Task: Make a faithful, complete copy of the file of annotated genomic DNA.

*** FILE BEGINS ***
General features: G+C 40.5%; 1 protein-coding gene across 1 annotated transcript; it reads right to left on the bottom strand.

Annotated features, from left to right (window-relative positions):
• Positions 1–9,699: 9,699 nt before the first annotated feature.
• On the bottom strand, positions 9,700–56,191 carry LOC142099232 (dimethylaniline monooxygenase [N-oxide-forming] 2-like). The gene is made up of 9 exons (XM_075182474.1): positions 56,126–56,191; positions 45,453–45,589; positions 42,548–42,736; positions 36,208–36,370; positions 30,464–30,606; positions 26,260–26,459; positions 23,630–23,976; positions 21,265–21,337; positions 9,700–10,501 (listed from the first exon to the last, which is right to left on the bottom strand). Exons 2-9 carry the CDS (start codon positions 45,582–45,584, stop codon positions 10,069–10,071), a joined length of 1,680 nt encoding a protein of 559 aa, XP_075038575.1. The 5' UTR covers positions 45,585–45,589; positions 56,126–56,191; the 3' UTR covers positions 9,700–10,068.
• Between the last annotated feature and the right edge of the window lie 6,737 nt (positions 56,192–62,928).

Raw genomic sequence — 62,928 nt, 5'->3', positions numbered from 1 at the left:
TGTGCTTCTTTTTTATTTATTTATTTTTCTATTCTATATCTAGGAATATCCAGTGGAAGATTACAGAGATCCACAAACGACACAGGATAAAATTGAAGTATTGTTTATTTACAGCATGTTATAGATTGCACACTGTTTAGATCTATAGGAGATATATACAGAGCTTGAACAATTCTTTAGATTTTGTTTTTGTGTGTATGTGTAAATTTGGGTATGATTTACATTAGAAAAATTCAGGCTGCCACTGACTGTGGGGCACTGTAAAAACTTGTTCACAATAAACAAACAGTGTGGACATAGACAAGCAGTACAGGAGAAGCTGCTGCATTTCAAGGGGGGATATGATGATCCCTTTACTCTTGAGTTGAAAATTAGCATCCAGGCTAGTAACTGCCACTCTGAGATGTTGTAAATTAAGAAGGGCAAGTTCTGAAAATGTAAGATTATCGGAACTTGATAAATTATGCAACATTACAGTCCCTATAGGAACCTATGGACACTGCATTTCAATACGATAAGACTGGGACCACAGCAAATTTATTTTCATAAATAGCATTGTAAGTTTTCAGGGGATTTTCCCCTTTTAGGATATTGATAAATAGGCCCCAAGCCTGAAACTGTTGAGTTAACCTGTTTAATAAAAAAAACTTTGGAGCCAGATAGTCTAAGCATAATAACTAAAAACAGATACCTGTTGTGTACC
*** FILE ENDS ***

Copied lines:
General features: G+C 40.5%; 1 protein-coding gene across 1 annotated transcript; it reads right to left on the bottom strand.

Annotated features, from left to right (window-relative positions):
• Positions 1–9,699: 9,699 nt before the first annotated feature.
• On the bottom strand, positions 9,700–56,191 carry LOC142099232 (dimethylaniline monooxygenase [N-oxide-forming] 2-like). The gene is made up of 9 exons (XM_075182474.1): positions 56,126–56,191; positions 45,453–45,589; positions 42,548–42,736; positions 36,208–36,370; positions 30,464–30,606; positions 26,260–26,459; positions 23,630–23,976; positions 21,265–21,337; positions 9,700–10,501 (listed from the first exon to the last, which is right to left on the bottom strand). Exons 2-9 carry the CDS (start codon positions 45,582–45,584, stop codon positions 10,069–10,071), a joined length of 1,680 nt encoding a protein of 559 aa, XP_075038575.1. The 5' UTR covers positions 45,585–45,589; positions 56,126–56,191; the 3' UTR covers positions 9,700–10,068.
• Between the last annotated feature and the right edge of the window lie 6,737 nt (positions 56,192–62,928).

Raw genomic sequence — 62,928 nt, 5'->3', positions numbered from 1 at the left:
TGTGCTTCTTTTTTATTTATTTATTTTTCTATTCTATATCTAGGAATATCCAGTGGAAGATTACAGAGATCCACAAACGACACAGGATAAAATTGAAGTATTGTTTATTTACAGCATGTTATAGATTGCACACTGTTTAGATCTATAGGAGATATATACAGAGCTTGAACAATTCTTTAGATTTTGTTTTTGTGTGTATGTGTAAATTTGGGTATGATTTACATTAGAAAAATTCAGGCTGCCACTGACTGTGGGGCACTGTAAAAACTTGTTCACAATAAACAAACAGTGTGGACATAGACAAGCAGTACAGGAGAAGCTGCTGCATTTCAAGGGGGGATATGATGATCCCTTTACTCTTGAGTTGAAAATTAGCATCCAGGCTAGTAACTGCCACTCTGAGATGTTGTAAATTAAGAAGGGCAAGTTCTGAAAATGTAAGATTATCGGAACTTGATAAATTATGCAACATTACAGTCCCTATAGGAACCTATGGACACTGCATTTCAATACGATAAGACTGGGACCACAGCAAATTTATTTTCATAAATAGCATTGTAAGTTTTCAGGGGATTTTCCCCTTTTAGGATATTGATAAATAGGCCCCAAGCCTGAAACTGTTGAGTTAACCTGTTTAATAAAAAAAACTTTGGAGCCAGATAGTCTAAGCATAATAACTAAAAACAGATACCTGTTGTGTACC